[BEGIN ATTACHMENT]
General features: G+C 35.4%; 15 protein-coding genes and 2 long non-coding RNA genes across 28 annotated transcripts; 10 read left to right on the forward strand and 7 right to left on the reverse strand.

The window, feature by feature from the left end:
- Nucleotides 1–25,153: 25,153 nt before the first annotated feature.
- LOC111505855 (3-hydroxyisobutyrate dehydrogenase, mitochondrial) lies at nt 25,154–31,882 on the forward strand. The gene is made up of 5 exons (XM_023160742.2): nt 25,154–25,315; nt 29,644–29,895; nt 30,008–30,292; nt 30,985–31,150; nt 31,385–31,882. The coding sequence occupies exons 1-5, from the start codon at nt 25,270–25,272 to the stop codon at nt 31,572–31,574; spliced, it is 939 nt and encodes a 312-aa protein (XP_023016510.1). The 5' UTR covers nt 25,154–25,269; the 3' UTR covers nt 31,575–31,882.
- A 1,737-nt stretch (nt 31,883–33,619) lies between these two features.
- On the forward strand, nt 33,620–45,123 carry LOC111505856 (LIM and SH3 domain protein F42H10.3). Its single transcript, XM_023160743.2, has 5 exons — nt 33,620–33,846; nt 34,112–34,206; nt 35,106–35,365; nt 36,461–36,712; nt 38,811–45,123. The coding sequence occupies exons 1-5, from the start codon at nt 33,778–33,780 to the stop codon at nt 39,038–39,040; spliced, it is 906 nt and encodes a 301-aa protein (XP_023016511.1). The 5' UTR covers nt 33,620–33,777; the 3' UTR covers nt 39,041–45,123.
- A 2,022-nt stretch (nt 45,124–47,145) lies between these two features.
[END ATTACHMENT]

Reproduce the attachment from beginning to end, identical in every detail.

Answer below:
General features: G+C 35.4%; 15 protein-coding genes and 2 long non-coding RNA genes across 28 annotated transcripts; 10 read left to right on the forward strand and 7 right to left on the reverse strand.

The window, feature by feature from the left end:
- Nucleotides 1–25,153: 25,153 nt before the first annotated feature.
- LOC111505855 (3-hydroxyisobutyrate dehydrogenase, mitochondrial) lies at nt 25,154–31,882 on the forward strand. The gene is made up of 5 exons (XM_023160742.2): nt 25,154–25,315; nt 29,644–29,895; nt 30,008–30,292; nt 30,985–31,150; nt 31,385–31,882. The coding sequence occupies exons 1-5, from the start codon at nt 25,270–25,272 to the stop codon at nt 31,572–31,574; spliced, it is 939 nt and encodes a 312-aa protein (XP_023016510.1). The 5' UTR covers nt 25,154–25,269; the 3' UTR covers nt 31,575–31,882.
- A 1,737-nt stretch (nt 31,883–33,619) lies between these two features.
- On the forward strand, nt 33,620–45,123 carry LOC111505856 (LIM and SH3 domain protein F42H10.3). Its single transcript, XM_023160743.2, has 5 exons — nt 33,620–33,846; nt 34,112–34,206; nt 35,106–35,365; nt 36,461–36,712; nt 38,811–45,123. The coding sequence occupies exons 1-5, from the start codon at nt 33,778–33,780 to the stop codon at nt 39,038–39,040; spliced, it is 906 nt and encodes a 301-aa protein (XP_023016511.1). The 5' UTR covers nt 33,620–33,777; the 3' UTR covers nt 39,041–45,123.
- A 2,022-nt stretch (nt 45,124–47,145) lies between these two features.